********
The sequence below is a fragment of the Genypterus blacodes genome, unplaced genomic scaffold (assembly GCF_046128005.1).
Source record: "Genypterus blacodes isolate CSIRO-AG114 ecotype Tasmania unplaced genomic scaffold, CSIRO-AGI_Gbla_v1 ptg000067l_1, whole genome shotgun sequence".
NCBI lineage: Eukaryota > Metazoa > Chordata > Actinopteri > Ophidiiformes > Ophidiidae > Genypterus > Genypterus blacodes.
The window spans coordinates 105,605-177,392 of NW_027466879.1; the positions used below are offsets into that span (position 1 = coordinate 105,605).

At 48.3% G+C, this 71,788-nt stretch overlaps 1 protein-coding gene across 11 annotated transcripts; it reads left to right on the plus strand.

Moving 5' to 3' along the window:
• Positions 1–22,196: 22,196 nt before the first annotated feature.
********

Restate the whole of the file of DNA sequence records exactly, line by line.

The sequence below is a fragment of the Genypterus blacodes genome, unplaced genomic scaffold (assembly GCF_046128005.1).
Source record: "Genypterus blacodes isolate CSIRO-AG114 ecotype Tasmania unplaced genomic scaffold, CSIRO-AGI_Gbla_v1 ptg000067l_1, whole genome shotgun sequence".
NCBI lineage: Eukaryota > Metazoa > Chordata > Actinopteri > Ophidiiformes > Ophidiidae > Genypterus > Genypterus blacodes.
The window spans coordinates 105,605-177,392 of NW_027466879.1; the positions used below are offsets into that span (position 1 = coordinate 105,605).

At 48.3% G+C, this 71,788-nt stretch overlaps 1 protein-coding gene across 11 annotated transcripts; it reads left to right on the plus strand.

Moving 5' to 3' along the window:
• Positions 1–22,196: 22,196 nt before the first annotated feature.